The glimpse into the life of a farmer provided by these farms also provides an opportunity to try out
a rural lifestyle and see if it fits them. Bjorn notes that there were many cases where disaffected city-
dwelling Koreans tired of the rat race discovered that farming suited them while tending to these
community farms, giving them the courage to move out of the cities and into a rural province.

Community engagement is not the only benefit urban farms can have. In the case of Detroit, a city
which has struggled with the problem of urban decay since the collapse of the American automotive
industry, urban farms have encouraged citizens to rally together and inject new life into the city,
both literally and proverbially. Utilizing the ubiquitous vacant abandoned lots in Detroit as makeshift
farming plots, urban farmers across the city have been growing crops to provide food for their
communities and to beat back urban blight. In addition to the obvious benefits like community
engagement and food, these urban farms have been shown to raise the property value of the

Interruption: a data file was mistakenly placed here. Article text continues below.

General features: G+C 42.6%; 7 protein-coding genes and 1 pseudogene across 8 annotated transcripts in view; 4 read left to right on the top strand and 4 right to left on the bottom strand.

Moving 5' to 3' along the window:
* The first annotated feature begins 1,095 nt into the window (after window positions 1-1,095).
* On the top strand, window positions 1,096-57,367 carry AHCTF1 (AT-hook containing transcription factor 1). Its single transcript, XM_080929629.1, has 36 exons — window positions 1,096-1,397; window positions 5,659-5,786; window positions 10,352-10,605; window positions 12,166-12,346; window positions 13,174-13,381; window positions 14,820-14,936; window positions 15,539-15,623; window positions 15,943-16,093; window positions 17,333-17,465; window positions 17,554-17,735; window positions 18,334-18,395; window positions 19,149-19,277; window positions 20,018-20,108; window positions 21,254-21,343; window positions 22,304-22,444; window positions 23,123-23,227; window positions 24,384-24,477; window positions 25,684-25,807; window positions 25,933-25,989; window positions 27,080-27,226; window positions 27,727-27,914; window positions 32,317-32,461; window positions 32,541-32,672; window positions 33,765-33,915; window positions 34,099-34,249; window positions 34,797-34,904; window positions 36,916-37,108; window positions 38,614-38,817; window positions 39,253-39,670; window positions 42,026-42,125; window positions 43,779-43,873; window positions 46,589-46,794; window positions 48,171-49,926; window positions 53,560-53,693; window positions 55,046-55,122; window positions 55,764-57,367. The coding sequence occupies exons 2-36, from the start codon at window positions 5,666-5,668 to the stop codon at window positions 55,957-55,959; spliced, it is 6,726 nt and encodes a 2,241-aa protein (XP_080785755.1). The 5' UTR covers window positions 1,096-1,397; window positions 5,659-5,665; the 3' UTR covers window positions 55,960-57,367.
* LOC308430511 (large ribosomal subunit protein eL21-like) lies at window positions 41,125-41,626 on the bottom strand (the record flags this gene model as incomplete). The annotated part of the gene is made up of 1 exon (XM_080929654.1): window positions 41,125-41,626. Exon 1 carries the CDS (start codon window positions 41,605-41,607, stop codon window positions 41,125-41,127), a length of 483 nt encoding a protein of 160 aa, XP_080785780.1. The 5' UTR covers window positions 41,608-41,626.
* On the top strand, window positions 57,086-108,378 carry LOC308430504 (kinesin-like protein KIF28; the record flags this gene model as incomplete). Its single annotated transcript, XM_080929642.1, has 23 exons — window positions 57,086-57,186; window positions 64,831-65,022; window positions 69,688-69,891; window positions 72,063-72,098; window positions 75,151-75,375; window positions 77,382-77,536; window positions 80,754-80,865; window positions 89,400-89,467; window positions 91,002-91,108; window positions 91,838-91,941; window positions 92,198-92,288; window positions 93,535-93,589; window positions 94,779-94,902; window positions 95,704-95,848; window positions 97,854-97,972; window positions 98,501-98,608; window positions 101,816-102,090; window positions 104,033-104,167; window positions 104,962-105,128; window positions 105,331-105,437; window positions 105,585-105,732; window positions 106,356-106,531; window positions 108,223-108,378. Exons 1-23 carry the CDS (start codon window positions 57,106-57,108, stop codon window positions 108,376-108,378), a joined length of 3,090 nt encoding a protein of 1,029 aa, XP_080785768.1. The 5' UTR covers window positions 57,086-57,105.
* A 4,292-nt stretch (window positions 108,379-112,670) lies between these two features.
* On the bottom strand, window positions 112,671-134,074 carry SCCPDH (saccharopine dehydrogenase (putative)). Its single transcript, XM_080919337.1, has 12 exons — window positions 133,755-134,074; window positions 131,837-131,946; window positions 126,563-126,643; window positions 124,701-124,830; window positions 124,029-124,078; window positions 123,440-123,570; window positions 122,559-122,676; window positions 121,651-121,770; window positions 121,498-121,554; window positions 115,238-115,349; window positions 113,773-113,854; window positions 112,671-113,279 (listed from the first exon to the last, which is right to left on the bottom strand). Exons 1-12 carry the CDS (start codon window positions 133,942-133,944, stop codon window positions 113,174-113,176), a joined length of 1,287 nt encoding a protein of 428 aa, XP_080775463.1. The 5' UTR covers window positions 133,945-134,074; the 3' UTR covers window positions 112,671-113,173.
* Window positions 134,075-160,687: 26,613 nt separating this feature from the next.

neighbourhoods they are in, something which Detroits government has tried, often unsuccessfully,
to do.

For Singapore, urban farms could bridge the gap between the young and the older generations.
While community gardens in Singapore have popped up all over Singapore, many of these urban
farmers tend to be retirees who grew vegetables in their youth before Singapores industrialization.
Retirees also have more time to tend to gardens, which is likely to be a reason working adults are
not often found at these community plots. Nevertheless, convincing the youth to take up urban
agriculture may not be as problematic one might expect. The demographics of Edible Garden Citys
initial customers were, to quote Bjorn, mostly trendy young hipsters. With their experience with
growing crops in a local setting, the elderly could fulfil the same role as the rural farmers in South
Korea. This is already the case at Edible Garden City; a spry fellow in his sixties reverentially referred
to as Uncle Lim provides guidance to the other farmers on Bjorns team, who are mostly in their
late twenties.
The Way Forward for Urban Farming in Singapore

The idea of an urban farm nestled amongst the buildings in Singapore is not a new concept; it just
wasnt called by that name or particularly commonplace. A few intrepid farmers have successfully
grown vegetables and spices in Styrofoam boxes along the corridors of HDB blocks before. They have
various reasons for taking up farming; some do it because they want to be certain the vegetables